Amber 11:55

So I'm in the country club industry, we hire a lot of different people. And our biggest pain point right now is getting applications even into our sites, especially for kitchen and back at the house staff. Just there's like no one interested in those positions.

Greg Irwin 12:14

Right. Right. So what what what's your primary source for resumes or for applicants?

Amber 12:21

Um, so we're close to CU Boulder, so we use their job board a lot. Now that students are coming in, we're hoping we'll get some more applicants. We use the free boards, Indeed LinkedIn Glassdoor. We've been using ZipRecruiter as well paid service. But offering bonuses and referral bonuses and indices and bonuses.

Greg Irwin 12:45

Yeah, yeah.

Jacqueline Kuhn 12:48

I have a really interesting anecdote for you. I'm up in the Chicago area. And there's a giant flea market up here that has a lot of folks attending it who are that blue collar worker type and we are seeing organizations like yours and others have booths at the flea market offering people an application and sign on bonuses to try to market to where people go is it you know, physically like literally sitting in a booth at a flea market trying to attract applicants? It was a hotel chain Yeah, a hotel chain here in Chicago. Did that and I know they hired people off of it. Crazy Crazy, right? Like-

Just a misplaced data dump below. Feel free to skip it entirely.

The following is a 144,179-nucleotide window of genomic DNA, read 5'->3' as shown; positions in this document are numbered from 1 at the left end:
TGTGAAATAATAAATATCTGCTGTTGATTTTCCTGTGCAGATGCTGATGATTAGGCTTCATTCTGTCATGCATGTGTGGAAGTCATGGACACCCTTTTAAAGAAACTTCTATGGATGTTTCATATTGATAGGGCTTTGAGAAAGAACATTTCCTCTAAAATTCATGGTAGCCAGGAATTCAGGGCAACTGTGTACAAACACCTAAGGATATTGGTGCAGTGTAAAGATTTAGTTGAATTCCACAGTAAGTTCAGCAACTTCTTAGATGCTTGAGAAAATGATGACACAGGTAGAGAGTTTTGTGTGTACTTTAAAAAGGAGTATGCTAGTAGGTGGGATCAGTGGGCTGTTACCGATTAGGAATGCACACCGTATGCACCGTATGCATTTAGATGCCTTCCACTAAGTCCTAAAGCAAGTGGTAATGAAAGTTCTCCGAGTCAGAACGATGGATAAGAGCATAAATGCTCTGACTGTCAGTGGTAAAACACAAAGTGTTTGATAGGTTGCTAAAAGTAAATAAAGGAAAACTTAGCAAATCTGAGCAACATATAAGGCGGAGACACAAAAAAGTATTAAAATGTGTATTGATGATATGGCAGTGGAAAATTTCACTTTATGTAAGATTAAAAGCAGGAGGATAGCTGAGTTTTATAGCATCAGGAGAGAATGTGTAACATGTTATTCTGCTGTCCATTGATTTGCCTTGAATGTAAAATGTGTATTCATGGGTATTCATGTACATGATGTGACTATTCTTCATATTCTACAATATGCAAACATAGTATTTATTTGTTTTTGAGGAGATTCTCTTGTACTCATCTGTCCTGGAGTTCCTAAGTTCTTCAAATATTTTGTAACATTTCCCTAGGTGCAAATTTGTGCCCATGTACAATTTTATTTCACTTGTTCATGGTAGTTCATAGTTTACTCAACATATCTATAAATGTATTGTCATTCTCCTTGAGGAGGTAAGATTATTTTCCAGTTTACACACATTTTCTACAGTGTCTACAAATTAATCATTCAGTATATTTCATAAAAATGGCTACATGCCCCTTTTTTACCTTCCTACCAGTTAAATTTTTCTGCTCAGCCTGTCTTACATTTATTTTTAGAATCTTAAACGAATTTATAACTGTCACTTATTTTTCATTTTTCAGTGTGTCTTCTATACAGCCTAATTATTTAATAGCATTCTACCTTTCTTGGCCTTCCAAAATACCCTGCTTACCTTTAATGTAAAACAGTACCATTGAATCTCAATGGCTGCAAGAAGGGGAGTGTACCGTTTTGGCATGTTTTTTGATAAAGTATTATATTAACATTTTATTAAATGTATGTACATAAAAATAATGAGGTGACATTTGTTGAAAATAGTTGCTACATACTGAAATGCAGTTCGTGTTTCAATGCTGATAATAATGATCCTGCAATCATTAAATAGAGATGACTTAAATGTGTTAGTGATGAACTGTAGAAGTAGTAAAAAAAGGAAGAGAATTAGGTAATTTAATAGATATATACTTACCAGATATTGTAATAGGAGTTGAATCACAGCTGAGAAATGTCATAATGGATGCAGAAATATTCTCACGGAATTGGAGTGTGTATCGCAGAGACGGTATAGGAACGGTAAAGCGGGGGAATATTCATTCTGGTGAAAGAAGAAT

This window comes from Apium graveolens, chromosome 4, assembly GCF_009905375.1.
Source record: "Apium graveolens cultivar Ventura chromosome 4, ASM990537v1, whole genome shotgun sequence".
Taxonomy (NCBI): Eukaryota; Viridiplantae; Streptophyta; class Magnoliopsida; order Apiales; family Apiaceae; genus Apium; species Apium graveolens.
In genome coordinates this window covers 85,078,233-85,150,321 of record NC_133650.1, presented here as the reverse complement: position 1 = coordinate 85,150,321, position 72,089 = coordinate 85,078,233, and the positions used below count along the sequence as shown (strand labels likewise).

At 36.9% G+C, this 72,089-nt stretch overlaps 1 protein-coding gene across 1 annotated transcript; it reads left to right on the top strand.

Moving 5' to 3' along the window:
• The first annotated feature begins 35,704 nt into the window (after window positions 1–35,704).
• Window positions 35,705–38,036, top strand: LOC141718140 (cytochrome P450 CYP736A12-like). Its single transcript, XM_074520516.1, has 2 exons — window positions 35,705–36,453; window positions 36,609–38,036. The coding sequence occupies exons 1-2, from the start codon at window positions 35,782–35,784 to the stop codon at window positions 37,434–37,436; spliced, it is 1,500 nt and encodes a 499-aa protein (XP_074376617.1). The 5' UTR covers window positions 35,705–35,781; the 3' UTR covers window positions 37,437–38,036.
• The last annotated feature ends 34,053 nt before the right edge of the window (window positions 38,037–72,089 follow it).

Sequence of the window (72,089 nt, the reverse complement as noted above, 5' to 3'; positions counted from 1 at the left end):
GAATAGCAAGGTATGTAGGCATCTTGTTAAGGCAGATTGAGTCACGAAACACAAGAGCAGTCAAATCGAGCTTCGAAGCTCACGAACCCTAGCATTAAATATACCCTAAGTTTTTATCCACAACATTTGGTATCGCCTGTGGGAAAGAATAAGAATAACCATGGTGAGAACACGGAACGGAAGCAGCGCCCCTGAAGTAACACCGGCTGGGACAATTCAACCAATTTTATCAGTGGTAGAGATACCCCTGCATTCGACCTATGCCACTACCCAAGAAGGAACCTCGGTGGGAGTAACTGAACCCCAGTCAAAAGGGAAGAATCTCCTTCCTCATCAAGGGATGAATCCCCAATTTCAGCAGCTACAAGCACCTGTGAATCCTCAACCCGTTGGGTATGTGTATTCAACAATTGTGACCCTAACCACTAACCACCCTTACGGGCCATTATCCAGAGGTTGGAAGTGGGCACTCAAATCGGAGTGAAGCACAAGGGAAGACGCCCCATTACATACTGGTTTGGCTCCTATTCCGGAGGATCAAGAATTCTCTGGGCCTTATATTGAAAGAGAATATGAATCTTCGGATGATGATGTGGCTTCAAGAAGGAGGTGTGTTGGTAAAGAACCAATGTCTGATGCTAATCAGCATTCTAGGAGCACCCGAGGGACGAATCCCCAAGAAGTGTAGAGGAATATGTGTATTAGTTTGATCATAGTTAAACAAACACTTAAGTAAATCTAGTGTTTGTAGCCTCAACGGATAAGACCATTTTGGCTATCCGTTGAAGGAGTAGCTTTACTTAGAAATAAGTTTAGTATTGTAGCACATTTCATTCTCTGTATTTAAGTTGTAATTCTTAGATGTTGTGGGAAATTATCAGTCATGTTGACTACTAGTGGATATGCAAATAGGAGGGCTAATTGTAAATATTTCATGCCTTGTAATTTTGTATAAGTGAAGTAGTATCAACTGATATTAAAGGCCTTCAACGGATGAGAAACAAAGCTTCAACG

Greg Irwin 13:37

I actually I love it because everything is so digital. That the idea of like human contact at a job fair a physical job fair, or a you know a booth at a at a at a carnival or a sound sounds amazing. I love it. Let's keep going. Who here has tried something? Or is you know struggling with with something with regards to talent recruiting? Oh, come on. I know everyone has stories. Alright, Eileen. Oh, John. Oh, let's do it.

John 14:18

Oh, I was just gonna say our manufacturing plant is struggling with translation there. We have a initiative over there to hire 200 headcount right now. But they're running into problems of a people not showing up for the drug test or be the translation breakdown. Luckily, they have two members now that they just hired in their HR staff that can translate help them translate in process those athletes quickly however, like I said, they're they're running into several issues of people just not filling out the paperwork. not showing up for you know the first day and also drug tests. stuff so, you know, running into those obstacles? Yeah.

Greg Irwin 15:06

I got it on one. Let's try one more Eileen I was gonna bring in, please, please jump in what Yeah, we're focused around recruiting.

Eileen 15:14